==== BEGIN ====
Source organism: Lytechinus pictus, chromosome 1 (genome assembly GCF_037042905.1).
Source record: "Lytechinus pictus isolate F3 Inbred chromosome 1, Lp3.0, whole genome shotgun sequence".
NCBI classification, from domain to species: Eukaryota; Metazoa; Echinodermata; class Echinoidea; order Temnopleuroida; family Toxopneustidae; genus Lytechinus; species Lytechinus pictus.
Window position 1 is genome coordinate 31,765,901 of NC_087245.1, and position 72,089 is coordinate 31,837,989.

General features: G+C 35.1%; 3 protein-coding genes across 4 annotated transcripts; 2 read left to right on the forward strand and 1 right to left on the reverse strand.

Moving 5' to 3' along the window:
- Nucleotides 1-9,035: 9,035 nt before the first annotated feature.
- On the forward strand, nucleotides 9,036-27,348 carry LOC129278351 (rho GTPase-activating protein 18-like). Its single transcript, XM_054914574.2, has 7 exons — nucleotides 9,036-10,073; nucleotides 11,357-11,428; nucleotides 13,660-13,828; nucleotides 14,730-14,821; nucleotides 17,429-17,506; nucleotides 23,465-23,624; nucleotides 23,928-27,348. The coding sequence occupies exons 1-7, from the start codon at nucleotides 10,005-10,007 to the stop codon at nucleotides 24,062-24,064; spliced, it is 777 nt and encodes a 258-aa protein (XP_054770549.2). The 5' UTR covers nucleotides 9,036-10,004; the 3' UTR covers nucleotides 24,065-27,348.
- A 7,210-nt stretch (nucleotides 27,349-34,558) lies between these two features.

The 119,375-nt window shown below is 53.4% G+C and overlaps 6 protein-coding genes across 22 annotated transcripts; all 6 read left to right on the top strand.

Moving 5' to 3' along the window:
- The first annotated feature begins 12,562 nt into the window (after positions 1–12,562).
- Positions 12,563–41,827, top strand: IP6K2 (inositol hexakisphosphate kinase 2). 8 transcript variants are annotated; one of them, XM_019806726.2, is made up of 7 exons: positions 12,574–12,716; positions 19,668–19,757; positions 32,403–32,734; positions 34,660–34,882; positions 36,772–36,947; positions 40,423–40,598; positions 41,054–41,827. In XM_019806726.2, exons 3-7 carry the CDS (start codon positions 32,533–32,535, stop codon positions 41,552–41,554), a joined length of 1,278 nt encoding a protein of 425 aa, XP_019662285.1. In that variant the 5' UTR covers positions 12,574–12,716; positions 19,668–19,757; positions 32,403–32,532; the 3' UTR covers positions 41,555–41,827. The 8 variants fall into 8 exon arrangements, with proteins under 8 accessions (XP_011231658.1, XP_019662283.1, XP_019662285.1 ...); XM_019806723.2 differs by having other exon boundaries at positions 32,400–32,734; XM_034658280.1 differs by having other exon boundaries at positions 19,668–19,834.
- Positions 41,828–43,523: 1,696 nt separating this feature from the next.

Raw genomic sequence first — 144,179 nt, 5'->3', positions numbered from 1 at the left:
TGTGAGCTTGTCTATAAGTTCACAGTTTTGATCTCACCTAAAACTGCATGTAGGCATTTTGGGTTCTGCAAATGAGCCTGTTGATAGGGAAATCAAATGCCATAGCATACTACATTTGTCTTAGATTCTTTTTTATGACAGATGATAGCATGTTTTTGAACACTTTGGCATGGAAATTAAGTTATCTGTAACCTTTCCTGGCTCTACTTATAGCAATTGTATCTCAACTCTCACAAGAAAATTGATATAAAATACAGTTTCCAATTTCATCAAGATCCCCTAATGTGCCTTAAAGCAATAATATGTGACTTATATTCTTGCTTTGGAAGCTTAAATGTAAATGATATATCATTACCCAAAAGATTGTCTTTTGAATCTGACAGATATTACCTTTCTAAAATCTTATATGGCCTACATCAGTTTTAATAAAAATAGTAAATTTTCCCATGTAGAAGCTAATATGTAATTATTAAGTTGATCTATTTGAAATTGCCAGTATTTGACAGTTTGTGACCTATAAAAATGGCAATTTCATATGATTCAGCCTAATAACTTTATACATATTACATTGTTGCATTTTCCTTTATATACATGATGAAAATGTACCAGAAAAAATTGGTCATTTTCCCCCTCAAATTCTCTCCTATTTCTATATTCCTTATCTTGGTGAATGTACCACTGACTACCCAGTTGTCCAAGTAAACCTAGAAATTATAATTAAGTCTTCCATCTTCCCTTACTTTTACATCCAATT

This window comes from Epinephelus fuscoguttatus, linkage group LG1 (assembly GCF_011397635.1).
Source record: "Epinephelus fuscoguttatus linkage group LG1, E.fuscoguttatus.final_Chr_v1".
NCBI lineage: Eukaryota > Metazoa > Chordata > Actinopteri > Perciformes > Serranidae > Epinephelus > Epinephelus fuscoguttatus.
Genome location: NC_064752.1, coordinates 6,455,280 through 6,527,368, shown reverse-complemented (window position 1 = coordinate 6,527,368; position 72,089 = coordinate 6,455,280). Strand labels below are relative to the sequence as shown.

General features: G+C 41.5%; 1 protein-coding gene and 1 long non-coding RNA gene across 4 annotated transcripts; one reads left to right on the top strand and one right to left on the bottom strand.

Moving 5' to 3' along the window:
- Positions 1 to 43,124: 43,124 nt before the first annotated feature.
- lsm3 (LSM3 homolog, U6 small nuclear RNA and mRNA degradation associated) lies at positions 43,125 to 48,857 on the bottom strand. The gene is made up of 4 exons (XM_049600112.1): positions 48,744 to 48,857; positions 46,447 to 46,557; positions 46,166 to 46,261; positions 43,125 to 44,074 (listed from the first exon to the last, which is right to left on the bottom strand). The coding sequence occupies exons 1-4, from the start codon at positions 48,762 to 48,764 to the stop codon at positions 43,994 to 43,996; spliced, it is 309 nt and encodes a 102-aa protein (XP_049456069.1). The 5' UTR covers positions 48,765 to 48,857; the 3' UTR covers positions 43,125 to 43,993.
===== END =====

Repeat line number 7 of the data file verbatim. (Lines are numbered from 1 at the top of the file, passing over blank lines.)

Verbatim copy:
- Nucleotides 1-9,035: 9,035 nt before the first annotated feature.